If you're trying to get to the youngsters who've never searched for anything in their life without using Google, then why not try something like this:
Imagine iTunes messed up your music library and every song on your
iPod was mixed up in random order but given a sequential name like "track1234".
If you wanted to find a certain song, all you could do is start listening to each
song, one at a time to see what song it is. Let's say iTunes wouldn't
let you rename your tracks. What could you do to figure out how to be
able to (a) find the song you're looking for and (b) find out the real
name of a song based on its messed up track name?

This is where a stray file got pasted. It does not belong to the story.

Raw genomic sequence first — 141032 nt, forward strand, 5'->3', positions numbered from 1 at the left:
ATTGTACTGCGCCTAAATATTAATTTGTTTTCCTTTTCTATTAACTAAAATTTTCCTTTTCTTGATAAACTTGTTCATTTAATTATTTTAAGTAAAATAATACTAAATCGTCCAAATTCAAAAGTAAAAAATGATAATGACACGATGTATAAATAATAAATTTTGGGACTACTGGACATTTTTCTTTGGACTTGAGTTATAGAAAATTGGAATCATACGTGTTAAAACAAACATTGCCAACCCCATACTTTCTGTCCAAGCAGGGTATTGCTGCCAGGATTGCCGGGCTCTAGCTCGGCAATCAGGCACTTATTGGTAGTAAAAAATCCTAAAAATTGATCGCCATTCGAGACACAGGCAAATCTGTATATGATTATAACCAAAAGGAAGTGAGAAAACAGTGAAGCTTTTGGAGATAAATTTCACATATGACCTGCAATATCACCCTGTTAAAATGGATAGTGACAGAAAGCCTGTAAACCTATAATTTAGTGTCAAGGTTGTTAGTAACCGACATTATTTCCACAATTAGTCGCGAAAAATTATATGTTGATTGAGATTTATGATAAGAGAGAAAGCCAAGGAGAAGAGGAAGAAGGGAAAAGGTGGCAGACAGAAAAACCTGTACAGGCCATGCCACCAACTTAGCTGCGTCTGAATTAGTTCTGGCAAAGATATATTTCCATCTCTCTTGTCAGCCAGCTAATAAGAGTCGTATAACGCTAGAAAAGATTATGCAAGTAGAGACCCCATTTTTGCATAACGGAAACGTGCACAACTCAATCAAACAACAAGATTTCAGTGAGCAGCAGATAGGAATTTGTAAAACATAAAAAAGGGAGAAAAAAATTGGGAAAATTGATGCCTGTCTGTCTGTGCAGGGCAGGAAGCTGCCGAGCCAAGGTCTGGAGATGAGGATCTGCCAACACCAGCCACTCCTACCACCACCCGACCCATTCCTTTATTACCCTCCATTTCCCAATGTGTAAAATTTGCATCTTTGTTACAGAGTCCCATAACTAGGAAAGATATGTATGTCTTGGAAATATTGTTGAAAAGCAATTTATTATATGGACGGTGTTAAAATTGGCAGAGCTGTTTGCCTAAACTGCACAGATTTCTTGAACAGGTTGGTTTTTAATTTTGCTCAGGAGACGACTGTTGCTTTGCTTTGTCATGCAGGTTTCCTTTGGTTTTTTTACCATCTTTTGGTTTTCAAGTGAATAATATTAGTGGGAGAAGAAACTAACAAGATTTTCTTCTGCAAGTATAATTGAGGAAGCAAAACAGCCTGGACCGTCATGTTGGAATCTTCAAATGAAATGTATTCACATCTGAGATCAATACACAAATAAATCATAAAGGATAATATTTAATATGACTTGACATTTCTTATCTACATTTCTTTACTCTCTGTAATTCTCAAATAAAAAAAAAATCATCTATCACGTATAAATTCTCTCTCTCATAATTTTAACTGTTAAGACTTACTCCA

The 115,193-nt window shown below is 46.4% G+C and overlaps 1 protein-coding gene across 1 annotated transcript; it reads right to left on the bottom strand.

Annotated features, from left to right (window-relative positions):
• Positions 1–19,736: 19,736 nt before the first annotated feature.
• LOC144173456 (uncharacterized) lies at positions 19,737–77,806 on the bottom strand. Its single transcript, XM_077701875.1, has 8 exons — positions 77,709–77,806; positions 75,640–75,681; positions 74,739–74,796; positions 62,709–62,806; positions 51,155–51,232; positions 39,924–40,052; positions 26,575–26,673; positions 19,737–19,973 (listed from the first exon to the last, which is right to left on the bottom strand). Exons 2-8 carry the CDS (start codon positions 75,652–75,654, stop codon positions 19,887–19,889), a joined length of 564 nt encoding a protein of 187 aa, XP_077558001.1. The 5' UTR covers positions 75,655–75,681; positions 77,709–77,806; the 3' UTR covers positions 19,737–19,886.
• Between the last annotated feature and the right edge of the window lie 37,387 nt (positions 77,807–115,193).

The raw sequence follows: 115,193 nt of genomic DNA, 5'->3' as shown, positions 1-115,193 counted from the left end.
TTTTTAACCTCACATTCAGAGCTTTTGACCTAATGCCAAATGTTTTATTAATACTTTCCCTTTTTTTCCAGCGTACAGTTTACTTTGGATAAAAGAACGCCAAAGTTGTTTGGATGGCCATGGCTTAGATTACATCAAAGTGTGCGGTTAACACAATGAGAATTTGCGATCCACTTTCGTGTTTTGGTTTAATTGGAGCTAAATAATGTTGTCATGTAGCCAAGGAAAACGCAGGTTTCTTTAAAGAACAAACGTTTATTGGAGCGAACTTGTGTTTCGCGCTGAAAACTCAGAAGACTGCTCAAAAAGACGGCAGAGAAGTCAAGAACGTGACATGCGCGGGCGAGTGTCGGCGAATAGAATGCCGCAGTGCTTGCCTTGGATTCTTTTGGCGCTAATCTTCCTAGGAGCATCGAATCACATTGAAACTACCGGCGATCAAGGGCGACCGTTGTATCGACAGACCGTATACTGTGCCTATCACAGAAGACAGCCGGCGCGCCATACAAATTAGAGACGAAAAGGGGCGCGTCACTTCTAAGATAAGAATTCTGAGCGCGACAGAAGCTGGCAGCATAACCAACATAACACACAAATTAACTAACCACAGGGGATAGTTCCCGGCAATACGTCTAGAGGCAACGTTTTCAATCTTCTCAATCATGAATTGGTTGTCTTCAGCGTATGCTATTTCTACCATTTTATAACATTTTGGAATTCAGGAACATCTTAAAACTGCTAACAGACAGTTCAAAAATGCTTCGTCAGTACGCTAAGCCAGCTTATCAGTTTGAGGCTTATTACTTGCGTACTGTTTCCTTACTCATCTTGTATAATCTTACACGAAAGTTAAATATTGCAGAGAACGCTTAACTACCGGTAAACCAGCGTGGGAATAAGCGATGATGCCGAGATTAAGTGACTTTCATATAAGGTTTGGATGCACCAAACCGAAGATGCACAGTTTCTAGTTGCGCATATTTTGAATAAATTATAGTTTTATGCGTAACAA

You could listen to each song and figure out what it is, and then keep
a list of the track names and the real song names in an Excel
Once you've finished making your list in Excel, you could make a copy. One copy
you sort by the messed up track name. The other copy you sort by the real song name
(or artist + song if you like).
Each of the two Excel lists is like an index. Its a list of the
contents, not the actual contents. It tells you where to find the
thing you're looking for and its sorted in a convenient order to help
you quickly jump to the part of the list that has the thing you want
to find. Once you find that thing, it will tell you where to find the
actual data (i.e. the music on your iPod) that you are looking for.
If you still have their attention by this point, you could try to show them the power of binary searching. For this you might be better finding a YouTube clip of the game show "Price is Right" and their "high/low game" which smart players play using binary searching.